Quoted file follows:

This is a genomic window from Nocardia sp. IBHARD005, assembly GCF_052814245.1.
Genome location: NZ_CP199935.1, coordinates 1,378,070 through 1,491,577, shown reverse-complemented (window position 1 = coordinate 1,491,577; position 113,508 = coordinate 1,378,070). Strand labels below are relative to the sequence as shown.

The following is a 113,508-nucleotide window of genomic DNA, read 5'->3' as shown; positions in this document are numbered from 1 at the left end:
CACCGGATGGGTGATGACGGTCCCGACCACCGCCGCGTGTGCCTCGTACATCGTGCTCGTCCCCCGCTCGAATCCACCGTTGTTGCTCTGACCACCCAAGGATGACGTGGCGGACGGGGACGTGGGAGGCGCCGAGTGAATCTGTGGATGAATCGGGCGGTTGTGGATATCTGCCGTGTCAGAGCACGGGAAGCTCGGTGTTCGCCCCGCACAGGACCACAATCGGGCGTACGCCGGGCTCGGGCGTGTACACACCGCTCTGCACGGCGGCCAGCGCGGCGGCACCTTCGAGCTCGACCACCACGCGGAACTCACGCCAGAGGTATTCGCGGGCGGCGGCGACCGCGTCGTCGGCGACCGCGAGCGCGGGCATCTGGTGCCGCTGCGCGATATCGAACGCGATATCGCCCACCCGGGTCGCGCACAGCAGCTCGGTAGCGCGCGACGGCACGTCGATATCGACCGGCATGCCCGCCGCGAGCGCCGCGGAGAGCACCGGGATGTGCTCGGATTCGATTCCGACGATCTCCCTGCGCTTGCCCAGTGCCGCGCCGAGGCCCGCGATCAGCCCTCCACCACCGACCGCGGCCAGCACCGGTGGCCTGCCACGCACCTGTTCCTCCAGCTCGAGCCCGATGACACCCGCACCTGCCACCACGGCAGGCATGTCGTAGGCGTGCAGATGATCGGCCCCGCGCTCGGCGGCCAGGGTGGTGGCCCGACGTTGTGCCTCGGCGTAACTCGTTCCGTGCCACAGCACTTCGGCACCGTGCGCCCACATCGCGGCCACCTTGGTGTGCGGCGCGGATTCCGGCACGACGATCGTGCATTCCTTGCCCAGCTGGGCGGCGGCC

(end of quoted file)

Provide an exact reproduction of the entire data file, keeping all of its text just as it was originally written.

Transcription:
This is a genomic window from Nocardia sp. IBHARD005, assembly GCF_052814245.1.
Genome location: NZ_CP199935.1, coordinates 1,378,070 through 1,491,577, shown reverse-complemented (window position 1 = coordinate 1,491,577; position 113,508 = coordinate 1,378,070). Strand labels below are relative to the sequence as shown.

The following is a 113,508-nucleotide window of genomic DNA, read 5'->3' as shown; positions in this document are numbered from 1 at the left end:
CACCGGATGGGTGATGACGGTCCCGACCACCGCCGCGTGTGCCTCGTACATCGTGCTCGTCCCCCGCTCGAATCCACCGTTGTTGCTCTGACCACCCAAGGATGACGTGGCGGACGGGGACGTGGGAGGCGCCGAGTGAATCTGTGGATGAATCGGGCGGTTGTGGATATCTGCCGTGTCAGAGCACGGGAAGCTCGGTGTTCGCCCCGCACAGGACCACAATCGGGCGTACGCCGGGCTCGGGCGTGTACACACCGCTCTGCACGGCGGCCAGCGCGGCGGCACCTTCGAGCTCGACCACCACGCGGAACTCACGCCAGAGGTATTCGCGGGCGGCGGCGACCGCGTCGTCGGCGACCGCGAGCGCGGGCATCTGGTGCCGCTGCGCGATATCGAACGCGATATCGCCCACCCGGGTCGCGCACAGCAGCTCGGTAGCGCGCGACGGCACGTCGATATCGACCGGCATGCCCGCCGCGAGCGCCGCGGAGAGCACCGGGATGTGCTCGGATTCGATTCCGACGATCTCCCTGCGCTTGCCCAGTGCCGCGCCGAGGCCCGCGATCAGCCCTCCACCACCGACCGCGGCCAGCACCGGTGGCCTGCCACGCACCTGTTCCTCCAGCTCGAGCCCGATGACACCCGCACCTGCCACCACGGCAGGCATGTCGTAGGCGTGCAGATGATCGGCCCCGCGCTCGGCGGCCAGGGTGGTGGCCCGACGTTGTGCCTCGGCGTAACTCGTTCCGTGCCACAGCACTTCGGCACCGTGCGCCCACATCGCGGCCACCTTGGTGTGCGGCGCGGATTCCGGCACGACGATCGTGCATTCCTTGCCCAGCTGGGCGGCGGCC